Sometimes, the fault in a vehicle accident is clear, but other times, it can be tricky. Most states have negligence laws to help make determining fault easier and thus assign damages in a personal injury suit. Drivers in Georgia who are found partially at fault may wonder if they can still file an accident claim.
Overview of fault laws
There are 12 no-fault states, which means each driver covers their own injuries with their insurance. Drivers must purchase Personal Injury Protection in these states to pay for medical bills regardless of fault. While no-fault laws remove the burden of finding fault to save time, drivers can’t get compensated for pain and suffering.
The other states, including Georgia, are at-fault states, meaning the responsible driver pays for damages. In at-fault states, officers must find fault, and the driver can file a claim with that driver’s insurance.
Types of negligence
After a car accident, the responsibility for personal injuries is based on negligence, or which person’s actions contributed to the accident. However, both parties can share some blame for the accident, and they both get assigned a percentage.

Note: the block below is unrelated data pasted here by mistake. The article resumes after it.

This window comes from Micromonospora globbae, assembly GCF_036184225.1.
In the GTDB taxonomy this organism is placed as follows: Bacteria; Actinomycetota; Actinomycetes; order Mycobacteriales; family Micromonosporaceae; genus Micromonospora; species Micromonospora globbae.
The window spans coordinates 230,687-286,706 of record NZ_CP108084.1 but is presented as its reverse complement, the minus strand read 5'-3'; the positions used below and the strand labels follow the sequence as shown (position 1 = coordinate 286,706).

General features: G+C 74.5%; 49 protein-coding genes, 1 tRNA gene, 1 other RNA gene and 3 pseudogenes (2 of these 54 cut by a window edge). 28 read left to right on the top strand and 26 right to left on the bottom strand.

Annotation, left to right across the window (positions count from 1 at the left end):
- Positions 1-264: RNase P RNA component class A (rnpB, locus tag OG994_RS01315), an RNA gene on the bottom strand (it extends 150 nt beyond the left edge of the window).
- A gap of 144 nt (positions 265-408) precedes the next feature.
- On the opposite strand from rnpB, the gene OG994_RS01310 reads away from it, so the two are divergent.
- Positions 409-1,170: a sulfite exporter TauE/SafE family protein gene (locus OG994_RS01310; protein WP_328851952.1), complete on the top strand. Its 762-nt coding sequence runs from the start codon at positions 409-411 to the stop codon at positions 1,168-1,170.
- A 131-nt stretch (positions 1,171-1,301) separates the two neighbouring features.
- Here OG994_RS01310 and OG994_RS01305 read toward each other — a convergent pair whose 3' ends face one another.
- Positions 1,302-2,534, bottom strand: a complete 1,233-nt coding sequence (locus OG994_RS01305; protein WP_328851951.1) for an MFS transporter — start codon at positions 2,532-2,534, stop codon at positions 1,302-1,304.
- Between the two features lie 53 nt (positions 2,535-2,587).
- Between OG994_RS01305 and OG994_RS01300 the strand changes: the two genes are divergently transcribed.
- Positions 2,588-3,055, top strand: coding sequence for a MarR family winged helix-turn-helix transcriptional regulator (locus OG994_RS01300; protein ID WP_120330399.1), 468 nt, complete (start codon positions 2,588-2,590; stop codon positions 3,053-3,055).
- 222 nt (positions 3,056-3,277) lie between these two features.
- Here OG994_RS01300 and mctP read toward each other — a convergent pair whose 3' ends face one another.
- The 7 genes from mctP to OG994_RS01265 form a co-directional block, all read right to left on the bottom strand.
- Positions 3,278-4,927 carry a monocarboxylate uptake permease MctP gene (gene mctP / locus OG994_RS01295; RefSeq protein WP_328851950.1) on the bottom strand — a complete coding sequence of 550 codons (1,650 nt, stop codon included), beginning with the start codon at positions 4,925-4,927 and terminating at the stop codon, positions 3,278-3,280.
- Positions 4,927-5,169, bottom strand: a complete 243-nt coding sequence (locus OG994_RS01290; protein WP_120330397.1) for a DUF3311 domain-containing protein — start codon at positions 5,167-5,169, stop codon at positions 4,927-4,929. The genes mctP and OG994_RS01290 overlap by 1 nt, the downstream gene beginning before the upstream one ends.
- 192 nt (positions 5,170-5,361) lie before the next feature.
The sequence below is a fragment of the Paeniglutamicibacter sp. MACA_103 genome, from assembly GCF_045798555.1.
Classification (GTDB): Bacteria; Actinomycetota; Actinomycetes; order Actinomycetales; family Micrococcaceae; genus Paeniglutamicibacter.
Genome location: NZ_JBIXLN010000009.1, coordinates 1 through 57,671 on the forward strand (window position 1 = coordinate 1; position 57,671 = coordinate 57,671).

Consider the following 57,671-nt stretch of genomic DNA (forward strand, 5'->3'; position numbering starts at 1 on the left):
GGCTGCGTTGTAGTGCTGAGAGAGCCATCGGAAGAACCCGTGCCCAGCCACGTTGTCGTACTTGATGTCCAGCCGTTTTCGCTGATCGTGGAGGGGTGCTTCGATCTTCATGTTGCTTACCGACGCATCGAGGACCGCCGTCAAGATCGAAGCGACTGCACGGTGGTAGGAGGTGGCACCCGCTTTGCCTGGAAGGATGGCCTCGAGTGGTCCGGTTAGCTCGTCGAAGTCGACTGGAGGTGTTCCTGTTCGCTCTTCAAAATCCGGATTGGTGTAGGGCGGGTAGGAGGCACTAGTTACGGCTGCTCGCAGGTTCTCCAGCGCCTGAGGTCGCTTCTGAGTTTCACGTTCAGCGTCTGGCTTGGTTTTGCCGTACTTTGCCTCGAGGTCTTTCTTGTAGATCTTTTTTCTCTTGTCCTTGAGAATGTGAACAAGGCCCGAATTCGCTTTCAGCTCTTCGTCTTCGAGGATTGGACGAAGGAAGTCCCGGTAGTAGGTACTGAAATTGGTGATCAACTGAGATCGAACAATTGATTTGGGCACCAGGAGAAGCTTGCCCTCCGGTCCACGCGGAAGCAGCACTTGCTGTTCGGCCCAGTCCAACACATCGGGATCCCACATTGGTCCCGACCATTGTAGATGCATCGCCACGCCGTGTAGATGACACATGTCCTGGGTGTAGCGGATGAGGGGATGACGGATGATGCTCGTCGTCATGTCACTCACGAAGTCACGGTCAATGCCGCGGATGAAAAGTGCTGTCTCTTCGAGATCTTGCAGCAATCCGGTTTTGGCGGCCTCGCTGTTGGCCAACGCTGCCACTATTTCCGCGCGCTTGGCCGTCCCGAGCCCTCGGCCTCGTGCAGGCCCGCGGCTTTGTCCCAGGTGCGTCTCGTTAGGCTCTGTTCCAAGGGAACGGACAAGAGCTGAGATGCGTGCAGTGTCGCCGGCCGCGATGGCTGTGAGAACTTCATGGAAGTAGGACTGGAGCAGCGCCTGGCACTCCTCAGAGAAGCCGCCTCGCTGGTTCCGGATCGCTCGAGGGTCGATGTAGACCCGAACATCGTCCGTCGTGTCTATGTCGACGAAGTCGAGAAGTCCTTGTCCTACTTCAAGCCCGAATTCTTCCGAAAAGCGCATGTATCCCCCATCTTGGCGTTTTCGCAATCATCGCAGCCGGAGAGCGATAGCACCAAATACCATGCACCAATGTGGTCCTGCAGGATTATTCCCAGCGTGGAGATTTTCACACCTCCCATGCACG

One type of negligence is pure comparative negligence, which means that injured drivers found 99% at fault can still sue another driver. States such as Georgia that apply modified comparative negligence allow recovery for damages that do not exceed 50%.
Other states under modified comparative negligence bar drivers from collecting damages if they find the drivers 51% or greater at fault. Under contributory negligence rules, if drivers are found 1% at fault, they cannot file an accident claim. Only South Dakota uses the slight but gross rule, which allows drivers to collect damages if they are slightly at fault.
Injured drivers should not delay filing a claim since many states have time restrictions. Individuals seeking damages will have a limited number of months or years to claim compensation from the other driver or their insurance company.